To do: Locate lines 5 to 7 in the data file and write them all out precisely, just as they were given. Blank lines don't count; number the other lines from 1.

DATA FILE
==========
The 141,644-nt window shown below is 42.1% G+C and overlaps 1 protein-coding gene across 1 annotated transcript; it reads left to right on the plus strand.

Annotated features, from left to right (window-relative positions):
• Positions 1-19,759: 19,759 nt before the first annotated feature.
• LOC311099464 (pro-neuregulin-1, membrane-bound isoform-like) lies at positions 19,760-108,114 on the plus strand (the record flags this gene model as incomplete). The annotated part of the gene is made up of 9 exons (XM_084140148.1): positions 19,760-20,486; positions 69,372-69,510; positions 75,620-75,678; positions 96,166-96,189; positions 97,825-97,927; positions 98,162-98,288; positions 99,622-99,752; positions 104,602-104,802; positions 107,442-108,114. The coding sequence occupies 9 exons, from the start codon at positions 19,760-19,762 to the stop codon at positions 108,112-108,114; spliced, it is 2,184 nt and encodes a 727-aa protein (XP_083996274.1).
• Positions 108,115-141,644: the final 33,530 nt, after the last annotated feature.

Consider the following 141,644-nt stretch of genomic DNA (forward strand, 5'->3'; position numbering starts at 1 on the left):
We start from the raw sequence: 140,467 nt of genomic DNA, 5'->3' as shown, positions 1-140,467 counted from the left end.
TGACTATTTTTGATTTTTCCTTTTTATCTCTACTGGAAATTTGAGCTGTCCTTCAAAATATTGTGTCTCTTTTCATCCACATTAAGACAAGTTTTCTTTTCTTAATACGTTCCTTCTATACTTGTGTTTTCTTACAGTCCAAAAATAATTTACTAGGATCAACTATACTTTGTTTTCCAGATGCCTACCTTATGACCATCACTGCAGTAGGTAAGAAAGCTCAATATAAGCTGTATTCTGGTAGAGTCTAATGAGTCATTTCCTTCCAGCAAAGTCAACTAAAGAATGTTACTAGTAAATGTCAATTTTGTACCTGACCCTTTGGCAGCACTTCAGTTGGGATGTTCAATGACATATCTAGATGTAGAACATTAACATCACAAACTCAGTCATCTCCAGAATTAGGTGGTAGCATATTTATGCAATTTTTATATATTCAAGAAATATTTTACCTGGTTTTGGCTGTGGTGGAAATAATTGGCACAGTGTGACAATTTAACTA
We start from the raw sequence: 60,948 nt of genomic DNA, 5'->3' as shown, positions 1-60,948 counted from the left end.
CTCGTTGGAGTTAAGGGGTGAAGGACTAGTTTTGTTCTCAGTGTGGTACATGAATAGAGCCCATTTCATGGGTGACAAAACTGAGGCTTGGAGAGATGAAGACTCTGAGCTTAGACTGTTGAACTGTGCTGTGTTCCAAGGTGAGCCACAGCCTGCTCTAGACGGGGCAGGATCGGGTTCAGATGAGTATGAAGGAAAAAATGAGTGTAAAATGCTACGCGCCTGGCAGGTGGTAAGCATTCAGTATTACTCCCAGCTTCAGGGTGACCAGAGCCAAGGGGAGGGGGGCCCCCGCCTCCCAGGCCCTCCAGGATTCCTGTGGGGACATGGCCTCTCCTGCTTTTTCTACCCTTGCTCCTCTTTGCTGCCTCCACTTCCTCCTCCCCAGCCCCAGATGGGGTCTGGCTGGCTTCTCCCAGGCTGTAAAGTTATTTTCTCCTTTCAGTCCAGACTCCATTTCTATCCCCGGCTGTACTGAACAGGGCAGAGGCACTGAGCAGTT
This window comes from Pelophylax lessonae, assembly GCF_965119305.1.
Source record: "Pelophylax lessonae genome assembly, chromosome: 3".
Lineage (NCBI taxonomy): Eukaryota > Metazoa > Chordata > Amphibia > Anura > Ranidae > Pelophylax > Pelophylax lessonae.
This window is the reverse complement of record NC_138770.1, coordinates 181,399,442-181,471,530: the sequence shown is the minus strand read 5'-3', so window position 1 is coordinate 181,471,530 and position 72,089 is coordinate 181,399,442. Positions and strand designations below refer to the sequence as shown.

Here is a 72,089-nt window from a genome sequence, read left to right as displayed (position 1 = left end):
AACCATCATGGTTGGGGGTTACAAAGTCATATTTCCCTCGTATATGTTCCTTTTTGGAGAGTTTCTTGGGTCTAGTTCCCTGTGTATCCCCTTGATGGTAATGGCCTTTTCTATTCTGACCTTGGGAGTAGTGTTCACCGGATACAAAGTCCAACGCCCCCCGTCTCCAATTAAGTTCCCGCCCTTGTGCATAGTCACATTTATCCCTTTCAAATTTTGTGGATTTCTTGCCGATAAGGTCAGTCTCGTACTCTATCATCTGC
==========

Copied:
• Positions 108,115-141,644: the final 33,530 nt, after the last annotated feature.

Consider the following 141,644-nt stretch of genomic DNA (forward strand, 5'->3'; position numbering starts at 1 on the left):
We start from the raw sequence: 140,467 nt of genomic DNA, 5'->3' as shown, positions 1-140,467 counted from the left end.